Photos by Ray Jason

May 2021

Related

00LEAD

A Force for Change: Captain Liz Gillooly

I first heard about Capt. Liz Gillooly in 2016 from my cousin while working three jobs in our shared hometown on the North Fork of Long Island and living with my parents to save money for a boat. But despite being the same age and growing up only 13 miles apart, Liz and I never ...read more

291726157_3222349914654950_8713674249134934221_n-2-1024x684

Sailing in the Growth Zone

The Goal This year, I’ve had a specific goal to be a better sailor. Some people have laughed and said, “Why do you need to be a better sailor? This was my 22nd year racing on the same boat, with the same crew. I like to win and want to make sure we stay at the top of the fleet. ...read more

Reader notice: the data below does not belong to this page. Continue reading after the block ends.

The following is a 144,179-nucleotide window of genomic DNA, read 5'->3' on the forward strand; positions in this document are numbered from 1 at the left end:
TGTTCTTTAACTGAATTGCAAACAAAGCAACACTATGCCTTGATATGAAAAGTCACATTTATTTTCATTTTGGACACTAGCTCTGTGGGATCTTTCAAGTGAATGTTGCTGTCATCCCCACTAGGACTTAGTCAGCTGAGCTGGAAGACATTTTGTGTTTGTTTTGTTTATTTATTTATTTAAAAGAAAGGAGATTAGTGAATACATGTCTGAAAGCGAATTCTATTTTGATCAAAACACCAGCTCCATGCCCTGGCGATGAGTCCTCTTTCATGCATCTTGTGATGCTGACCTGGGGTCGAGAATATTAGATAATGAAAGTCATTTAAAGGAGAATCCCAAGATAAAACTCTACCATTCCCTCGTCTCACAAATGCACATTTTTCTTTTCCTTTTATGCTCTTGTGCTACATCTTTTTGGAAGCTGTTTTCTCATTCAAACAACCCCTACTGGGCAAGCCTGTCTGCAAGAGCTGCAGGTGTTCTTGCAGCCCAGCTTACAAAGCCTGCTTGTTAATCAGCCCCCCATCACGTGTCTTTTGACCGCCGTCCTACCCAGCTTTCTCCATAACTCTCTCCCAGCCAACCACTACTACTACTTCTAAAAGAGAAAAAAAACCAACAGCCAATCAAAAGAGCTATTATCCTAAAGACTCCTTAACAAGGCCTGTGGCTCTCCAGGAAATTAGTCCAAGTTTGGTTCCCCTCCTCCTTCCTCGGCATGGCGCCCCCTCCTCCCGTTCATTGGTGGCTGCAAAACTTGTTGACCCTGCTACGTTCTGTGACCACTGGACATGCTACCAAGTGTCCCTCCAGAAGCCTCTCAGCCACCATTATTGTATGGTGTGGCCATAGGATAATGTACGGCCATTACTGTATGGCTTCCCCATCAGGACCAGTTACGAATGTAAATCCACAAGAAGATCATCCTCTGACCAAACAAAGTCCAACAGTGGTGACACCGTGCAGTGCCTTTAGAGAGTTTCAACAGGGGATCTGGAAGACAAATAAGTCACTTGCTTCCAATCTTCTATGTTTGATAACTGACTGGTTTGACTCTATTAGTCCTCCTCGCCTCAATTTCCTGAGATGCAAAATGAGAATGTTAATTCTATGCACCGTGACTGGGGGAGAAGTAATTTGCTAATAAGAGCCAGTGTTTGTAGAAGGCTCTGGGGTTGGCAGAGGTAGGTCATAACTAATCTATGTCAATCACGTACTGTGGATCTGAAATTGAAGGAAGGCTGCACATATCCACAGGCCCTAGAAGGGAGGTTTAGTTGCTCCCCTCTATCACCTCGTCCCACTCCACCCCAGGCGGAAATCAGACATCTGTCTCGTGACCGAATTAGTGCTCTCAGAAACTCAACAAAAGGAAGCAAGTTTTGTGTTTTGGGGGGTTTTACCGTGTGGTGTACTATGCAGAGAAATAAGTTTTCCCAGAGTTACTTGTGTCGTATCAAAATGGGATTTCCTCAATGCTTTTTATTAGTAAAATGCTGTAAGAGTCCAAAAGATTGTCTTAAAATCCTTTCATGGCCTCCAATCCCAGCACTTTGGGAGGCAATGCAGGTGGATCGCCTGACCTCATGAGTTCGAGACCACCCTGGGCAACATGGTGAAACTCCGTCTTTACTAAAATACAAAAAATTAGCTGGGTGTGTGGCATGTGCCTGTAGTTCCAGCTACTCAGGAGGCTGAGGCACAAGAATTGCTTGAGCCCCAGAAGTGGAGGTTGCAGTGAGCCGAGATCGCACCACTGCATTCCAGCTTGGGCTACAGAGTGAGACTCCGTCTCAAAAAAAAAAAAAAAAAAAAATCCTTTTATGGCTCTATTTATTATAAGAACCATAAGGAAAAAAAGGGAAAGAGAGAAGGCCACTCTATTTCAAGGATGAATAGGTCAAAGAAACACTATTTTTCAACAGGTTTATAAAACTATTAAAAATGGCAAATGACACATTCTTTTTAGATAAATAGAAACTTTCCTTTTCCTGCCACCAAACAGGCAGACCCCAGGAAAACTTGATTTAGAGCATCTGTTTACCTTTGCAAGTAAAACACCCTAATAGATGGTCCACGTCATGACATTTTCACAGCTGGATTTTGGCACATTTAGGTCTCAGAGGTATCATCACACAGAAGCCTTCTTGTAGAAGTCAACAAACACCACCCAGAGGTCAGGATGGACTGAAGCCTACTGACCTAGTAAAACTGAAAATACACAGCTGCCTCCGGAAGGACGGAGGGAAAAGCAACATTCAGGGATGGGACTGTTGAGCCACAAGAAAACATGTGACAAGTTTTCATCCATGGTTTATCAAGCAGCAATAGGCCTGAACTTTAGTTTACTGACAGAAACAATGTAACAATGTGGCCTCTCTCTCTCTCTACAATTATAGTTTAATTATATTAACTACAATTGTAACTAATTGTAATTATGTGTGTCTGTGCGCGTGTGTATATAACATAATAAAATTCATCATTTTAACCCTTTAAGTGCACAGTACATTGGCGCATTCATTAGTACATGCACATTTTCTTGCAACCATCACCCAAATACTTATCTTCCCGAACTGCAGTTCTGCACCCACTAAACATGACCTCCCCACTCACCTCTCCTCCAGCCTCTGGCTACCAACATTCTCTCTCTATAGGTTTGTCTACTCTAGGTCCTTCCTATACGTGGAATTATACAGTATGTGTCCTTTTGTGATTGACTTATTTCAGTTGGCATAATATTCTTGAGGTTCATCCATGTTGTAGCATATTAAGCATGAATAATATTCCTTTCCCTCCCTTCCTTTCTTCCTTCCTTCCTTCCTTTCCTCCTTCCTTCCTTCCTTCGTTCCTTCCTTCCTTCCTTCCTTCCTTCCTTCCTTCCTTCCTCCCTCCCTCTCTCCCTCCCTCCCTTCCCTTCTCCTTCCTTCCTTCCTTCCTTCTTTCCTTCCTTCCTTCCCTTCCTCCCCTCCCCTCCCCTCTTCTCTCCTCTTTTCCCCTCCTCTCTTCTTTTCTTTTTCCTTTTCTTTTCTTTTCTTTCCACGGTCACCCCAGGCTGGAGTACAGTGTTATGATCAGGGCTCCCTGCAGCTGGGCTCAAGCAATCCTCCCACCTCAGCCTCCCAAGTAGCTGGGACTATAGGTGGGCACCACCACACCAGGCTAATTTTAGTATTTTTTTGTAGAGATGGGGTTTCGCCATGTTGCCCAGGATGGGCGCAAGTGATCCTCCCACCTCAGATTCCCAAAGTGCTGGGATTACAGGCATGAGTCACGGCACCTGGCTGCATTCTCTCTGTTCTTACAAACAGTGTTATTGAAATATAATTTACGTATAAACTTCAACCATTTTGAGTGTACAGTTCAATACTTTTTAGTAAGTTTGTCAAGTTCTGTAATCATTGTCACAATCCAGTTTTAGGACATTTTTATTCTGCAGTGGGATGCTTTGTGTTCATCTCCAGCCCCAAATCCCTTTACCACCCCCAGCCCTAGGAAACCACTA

00LEAD-Thomas-on-%22Melody%22-2004

The Extraordinary Life and Mysterious Disappearance of Thomas Thor Tangvald

The first boat Thomas Tangvald ever owned was just 22 feet long. She was an odd craft, a narrow plywood scow with a flat bottom, leeboards on either side, and square ends—little more than a daysailer with a rotting deck and tiny cabinhouse tacked on. Thomas paid just $200 for ...read more

VIPCAshowbynight

USVI Charter Yacht Show Showcases a Flourishing Industry

As the U.S. Virgin Islands continues to attract sailors seeking to charter and explore the pristine territory on their own, the immense growth and expanded options for a crewed yacht or term charters have exploded here over the past five years. Last week, the USVI Charter ...read more